The current Ed Moses paintings on display at Blain/Southern represent only a snippet of a very varied career. His presence there is a tribute to a (very) Old Master. Moses died last year, aged 91. By that time, he was already long-established, as a leading member of the Californian school of artists who had come to rival the big names whose studios were located in or near New York. His work became well known, not just within the USA, outside of as well as within the West Coast art-scene, but internationally as well. There was an Ed Moses exhibition in London as long ago as 1972, which is to say, almost half a century ago.
There is probably no such thing as a typical Moses painting
The paintings on view at Blain Southern are late works, ranging in date from 1988 to 2014. The majority were made in the 21st century – after the millennium. They are big meaty pictures, though as it happens, outdone for sheer size by one of the paintings by Qin Feng, the veteran Chinese artist who founded MOCA Beijing. Qin Feng is, like Moses, an abstractionist, influenced in his case both by Western painter such as Robert Motherwell, but also by traditional Chinese ink-painting and Chinese calligraphy. The gallery handout claims that certain aspects of Chinese philosophy link the two artists: “Another idea important to both artists is inaction, or ‘acting by not acting’, expressed by the Taoist concept Wú Wei, which creates a space of stillness, or void, in the painting – and the mind of the viewer.”
The truth is that it is often quite challenging to tell which painting is by which of the two artists whose work is on view. It’s only on repeated inspection that one can distinguish one from the other. Then it is Qin Feng’s work that begins to feel more calligraphic – with wriggling dragon shapes in black. However, the difference takes quite some time to sink in.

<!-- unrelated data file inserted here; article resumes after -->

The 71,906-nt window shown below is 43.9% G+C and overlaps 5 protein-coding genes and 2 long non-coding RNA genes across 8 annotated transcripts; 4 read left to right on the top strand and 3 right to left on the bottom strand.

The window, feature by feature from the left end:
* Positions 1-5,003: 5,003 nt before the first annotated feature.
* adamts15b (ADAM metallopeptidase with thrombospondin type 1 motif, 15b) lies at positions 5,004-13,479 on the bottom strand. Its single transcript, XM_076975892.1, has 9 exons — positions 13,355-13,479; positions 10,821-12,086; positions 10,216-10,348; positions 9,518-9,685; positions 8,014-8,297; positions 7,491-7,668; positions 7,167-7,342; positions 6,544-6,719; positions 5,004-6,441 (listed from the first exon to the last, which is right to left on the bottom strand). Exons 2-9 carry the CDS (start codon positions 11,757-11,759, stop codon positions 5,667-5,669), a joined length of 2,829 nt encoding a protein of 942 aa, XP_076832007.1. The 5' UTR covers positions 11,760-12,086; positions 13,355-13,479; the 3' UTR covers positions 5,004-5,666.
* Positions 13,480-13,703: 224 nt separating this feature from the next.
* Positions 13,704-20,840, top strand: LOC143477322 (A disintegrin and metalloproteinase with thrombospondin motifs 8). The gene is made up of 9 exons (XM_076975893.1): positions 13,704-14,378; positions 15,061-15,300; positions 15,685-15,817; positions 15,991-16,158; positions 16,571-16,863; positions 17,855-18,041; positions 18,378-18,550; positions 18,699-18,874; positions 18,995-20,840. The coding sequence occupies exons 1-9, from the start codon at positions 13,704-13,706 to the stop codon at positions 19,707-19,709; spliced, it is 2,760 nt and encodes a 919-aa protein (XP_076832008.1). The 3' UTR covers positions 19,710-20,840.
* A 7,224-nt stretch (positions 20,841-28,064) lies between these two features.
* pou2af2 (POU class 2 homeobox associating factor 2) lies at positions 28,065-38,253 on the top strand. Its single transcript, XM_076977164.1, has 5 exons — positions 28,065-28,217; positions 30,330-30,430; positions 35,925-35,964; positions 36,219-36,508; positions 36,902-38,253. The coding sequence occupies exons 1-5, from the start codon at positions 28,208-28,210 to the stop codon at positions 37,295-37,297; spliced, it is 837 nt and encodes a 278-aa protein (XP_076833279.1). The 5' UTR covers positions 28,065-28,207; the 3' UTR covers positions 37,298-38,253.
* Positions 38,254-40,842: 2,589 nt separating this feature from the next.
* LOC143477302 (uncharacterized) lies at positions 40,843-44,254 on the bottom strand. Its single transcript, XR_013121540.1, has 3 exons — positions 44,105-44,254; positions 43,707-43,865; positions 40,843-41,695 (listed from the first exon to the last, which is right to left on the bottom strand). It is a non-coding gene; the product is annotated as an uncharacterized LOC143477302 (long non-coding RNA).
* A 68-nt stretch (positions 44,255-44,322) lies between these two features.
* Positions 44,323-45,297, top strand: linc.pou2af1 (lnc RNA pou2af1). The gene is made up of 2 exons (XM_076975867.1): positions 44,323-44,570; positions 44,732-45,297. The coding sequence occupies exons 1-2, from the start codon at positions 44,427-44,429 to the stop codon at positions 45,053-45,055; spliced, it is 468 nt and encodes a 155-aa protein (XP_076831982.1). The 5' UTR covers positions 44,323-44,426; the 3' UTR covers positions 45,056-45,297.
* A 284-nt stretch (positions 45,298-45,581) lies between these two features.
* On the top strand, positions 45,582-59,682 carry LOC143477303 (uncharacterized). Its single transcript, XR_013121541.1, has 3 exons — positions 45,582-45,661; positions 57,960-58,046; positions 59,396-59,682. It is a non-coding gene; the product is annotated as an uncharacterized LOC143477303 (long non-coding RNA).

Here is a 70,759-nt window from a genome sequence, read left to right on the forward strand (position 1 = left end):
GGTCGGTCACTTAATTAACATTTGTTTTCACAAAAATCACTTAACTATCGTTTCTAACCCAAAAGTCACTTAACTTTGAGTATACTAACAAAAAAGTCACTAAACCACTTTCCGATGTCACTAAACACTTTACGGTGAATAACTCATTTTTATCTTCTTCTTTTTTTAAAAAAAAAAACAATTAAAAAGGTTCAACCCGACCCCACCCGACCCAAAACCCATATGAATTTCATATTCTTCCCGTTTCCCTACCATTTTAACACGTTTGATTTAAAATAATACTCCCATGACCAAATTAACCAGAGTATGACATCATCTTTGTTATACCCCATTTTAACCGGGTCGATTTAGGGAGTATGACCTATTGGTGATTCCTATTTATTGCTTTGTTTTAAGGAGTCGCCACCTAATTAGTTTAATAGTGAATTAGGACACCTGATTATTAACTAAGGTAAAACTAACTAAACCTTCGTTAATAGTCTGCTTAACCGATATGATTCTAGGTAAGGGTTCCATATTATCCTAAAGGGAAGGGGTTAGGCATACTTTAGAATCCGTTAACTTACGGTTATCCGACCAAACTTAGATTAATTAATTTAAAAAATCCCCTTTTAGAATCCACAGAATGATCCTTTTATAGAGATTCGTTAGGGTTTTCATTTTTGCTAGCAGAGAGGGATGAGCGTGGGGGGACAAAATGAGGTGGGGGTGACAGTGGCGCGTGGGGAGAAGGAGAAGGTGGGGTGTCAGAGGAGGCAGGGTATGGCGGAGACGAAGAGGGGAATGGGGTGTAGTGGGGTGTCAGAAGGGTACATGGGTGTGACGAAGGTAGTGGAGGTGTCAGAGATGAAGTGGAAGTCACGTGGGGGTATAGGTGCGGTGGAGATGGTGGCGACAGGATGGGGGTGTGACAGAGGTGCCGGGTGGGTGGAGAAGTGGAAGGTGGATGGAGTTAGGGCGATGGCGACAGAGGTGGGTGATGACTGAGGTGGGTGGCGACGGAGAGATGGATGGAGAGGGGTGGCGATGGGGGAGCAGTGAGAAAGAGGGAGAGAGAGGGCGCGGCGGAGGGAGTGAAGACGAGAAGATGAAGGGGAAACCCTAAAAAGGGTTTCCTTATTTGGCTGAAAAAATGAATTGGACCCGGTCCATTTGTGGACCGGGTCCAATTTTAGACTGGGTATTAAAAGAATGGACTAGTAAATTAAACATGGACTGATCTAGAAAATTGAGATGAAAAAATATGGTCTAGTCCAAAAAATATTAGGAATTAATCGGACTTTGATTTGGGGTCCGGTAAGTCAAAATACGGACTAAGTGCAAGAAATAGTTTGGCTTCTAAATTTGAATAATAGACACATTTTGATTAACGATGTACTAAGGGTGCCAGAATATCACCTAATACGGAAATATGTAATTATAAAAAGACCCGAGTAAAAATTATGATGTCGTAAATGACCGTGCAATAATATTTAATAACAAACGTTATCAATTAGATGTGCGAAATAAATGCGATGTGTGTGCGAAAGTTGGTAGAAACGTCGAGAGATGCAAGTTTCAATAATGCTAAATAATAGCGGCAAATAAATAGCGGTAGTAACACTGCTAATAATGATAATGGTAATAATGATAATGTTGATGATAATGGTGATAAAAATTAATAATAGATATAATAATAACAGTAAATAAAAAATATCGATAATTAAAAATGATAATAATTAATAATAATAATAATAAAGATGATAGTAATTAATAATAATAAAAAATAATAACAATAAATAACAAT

What this hiatus did, where I was concerned, was to make me wonder about the continuing importance of abstraction in Western art. More and more Western abstract works seem to exist in an area isolated from what is taking place in Western visual culture looked at as a developing entity. One significant factor in this has been the computer screen – the screen you are looking at now, reading this. Primary forces in the digital world have been images. Images recognisable from what we are familiar with from what surrounds us when we are not looking at a screen. Where the Chinese have characters, which compress the real world into symbolic forms, we now have an increasing range of emojis – much less sophisticated, and with more immediately recognisable derivations from what we encounter in reality.
Though Ed Moses is in no sense of the term a Minimal artist, he may, like other big-name American abstract artists of the second half of the 20th century, be subtly drifting away from us.